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Use the shortcut keys for cutting, copying and pasting in Windows

Cut, copy, paste and undo – these are four of the most powerful and commonly used commands in any application. When you type, these are shortcuts you need to know, both to save time and to correct errors.

First of all, an important note: most keyboards support the Ctrl / Control hot keys that Windows uses. However, there are some exceptions. For example, the Apple keyboard uses the Command key instead of Ctrl. You may need to change the shortcut keys in the settings or get used to a slightly different layout if your keyboard is a strange man.

For a few other important shortcuts here are some great suggestions for Windows and MacOS. [19659004] Cut (Ctrl + X)

  Cut Shortcut

This cut shortcut has no alternative input ( Shift + Delete was once a thing, but is now used for other commands ). Note that when cutting text, that text is deleted at the target location, but you can paste it several times into other areas, because a version of that text remains on your clipboard. This is a great way to rearrange text in a report or extract information from one area and fill multiple forms with the same data.

Remember that Windows does not automatically save a history of items on your clipboard. If you cut text and then cut a second piece of text, the first content is lost. That is, unless you use one of the newest versions of Windows. The often delayed update of October 2018 introduced an extensive clipboard with history, so you can go back and paste something that was replaced on the immediate clipboard long ago.

Copy (Ctrl + C)

<img src = "data: image / gif; base64. image / copy-shortcut-720×720.jpg "onerror =" dti_load_error (this) "class =" size-large wp-image-1382393 dt-lazy-load dt-lazy-pending "alt =" Copy shortcut [19659006] Alternatively you can also use Ctrl + Insert Inserting is found on extended keyboards with numeric keys (usually on zero) or next to the Home key, and can be a more useful option if you are too deal with a lot of numeric data and your fingers rarely leave the numeric keypad.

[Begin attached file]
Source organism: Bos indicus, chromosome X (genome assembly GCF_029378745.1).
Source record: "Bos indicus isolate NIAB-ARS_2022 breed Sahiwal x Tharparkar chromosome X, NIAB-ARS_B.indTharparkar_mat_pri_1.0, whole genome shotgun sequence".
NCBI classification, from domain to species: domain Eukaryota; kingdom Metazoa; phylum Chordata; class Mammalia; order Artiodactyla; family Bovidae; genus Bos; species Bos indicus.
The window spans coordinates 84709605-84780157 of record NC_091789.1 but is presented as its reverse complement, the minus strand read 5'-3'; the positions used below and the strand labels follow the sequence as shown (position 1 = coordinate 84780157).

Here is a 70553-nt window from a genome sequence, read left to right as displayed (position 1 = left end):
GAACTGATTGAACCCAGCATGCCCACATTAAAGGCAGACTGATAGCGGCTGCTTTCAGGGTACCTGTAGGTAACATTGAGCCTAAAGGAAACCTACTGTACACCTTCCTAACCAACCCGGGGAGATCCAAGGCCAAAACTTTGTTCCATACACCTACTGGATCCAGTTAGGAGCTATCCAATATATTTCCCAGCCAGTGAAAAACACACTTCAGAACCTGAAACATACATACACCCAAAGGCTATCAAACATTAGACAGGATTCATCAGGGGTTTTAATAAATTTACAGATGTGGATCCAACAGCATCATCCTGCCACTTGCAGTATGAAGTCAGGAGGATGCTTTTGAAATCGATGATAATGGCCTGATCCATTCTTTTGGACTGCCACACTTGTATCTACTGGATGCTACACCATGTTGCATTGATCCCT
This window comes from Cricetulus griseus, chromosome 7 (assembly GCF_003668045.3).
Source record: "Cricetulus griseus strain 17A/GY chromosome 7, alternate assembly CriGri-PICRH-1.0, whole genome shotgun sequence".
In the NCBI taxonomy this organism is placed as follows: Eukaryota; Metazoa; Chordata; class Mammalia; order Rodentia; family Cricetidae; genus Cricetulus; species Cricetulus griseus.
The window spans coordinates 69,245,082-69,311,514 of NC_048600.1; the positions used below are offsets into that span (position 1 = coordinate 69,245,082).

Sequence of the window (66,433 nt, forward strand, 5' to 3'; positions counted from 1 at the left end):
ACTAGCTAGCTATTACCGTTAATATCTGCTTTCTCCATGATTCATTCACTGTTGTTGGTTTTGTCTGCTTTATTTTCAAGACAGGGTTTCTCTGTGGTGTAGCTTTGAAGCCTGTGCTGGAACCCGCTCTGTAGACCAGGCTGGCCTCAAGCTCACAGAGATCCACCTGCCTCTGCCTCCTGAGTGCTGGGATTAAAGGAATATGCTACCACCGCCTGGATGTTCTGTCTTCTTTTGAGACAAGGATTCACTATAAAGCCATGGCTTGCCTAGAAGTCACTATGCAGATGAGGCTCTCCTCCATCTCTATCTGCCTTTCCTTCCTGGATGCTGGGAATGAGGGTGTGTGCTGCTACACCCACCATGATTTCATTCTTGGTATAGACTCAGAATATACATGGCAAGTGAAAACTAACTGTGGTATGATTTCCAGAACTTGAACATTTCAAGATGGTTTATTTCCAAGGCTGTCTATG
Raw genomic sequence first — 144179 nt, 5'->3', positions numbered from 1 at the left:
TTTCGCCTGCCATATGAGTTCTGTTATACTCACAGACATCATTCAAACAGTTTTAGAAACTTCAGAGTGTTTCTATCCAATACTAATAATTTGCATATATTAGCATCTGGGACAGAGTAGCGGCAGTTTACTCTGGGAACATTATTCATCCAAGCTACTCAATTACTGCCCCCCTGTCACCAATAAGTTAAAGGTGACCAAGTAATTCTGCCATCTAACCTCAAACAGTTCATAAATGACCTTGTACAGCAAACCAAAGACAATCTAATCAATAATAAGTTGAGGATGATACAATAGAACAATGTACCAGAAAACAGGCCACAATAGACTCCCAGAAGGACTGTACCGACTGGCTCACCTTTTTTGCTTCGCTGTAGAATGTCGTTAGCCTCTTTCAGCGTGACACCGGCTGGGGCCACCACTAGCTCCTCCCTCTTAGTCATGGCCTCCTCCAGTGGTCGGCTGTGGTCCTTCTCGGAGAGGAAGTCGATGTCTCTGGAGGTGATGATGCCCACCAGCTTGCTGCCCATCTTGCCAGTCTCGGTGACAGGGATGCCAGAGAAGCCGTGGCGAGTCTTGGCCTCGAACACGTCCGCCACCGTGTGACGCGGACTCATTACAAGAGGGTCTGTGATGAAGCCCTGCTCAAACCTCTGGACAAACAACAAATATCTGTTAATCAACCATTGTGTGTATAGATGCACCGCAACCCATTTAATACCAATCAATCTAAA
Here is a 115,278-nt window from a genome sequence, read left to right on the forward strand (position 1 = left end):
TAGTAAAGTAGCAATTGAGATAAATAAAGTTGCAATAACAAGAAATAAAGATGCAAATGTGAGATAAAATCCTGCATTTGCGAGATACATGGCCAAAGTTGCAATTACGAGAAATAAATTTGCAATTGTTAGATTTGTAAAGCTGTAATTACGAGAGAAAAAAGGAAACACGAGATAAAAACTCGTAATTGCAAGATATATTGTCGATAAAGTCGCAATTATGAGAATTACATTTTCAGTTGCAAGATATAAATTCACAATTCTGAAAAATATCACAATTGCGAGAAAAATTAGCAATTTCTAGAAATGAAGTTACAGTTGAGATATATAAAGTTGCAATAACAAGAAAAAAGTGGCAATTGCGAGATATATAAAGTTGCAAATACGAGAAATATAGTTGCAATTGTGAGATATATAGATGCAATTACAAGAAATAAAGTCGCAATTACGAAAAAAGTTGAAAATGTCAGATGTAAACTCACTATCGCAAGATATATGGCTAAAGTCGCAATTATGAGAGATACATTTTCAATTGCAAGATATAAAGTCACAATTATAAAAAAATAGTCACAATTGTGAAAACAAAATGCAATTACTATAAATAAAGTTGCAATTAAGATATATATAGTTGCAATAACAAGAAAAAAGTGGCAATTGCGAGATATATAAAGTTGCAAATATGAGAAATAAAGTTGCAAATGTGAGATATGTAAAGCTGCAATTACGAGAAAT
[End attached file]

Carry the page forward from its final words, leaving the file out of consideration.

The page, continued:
As with clipping, if you are not using a recent version of Windows, make sure you understand when someone is being copied, it replaces what else

Paste (Ctrl + V)

 Paste hotkey

Alternatively you can [1 9459008] Use Shift + Insert which can be more useful if you spend a lot of time on the numeric keypad. The content is pasted everywhere, so make sure you have chosen the right place. Keep in mind that formatting and spacing are often taken over by the text, which can lead to a number of formatting problems when pasting into a new field or form. You can usually copy and paste an unformatted version of the text to prevent these problems.

Undo (Ctrl + Z)

 Undo Shortcut

Undoes the last action you made in your document. When you type, the last part of the text that you have typed is deleted without pausing, which can be quite long. Most Windows applications support repeated undo commands, which means that you can delete your last action, the action before and the action before, and so on, as long as the history of your actions is preserved. With Adobe Photoshop you can do this for example by pressing Ctrl + Alt + Z .

Do not rely on that functionality with every app, because not all apps support it.

Extra tip for working between apps

Cutting, copying, pasting and undoing is usually universal in all operating system apps. In other words, the shortcut keys do the same, whether you are writing an e-mail, completing an Excel spreadsheet, or typing a document in Word.

Online forms and web apps are a bit more hit or miss: many support these shortcuts, but it is not entirely guaranteed. A little experiment can help when you first work in a new app, just to see how these basic assignments perform.

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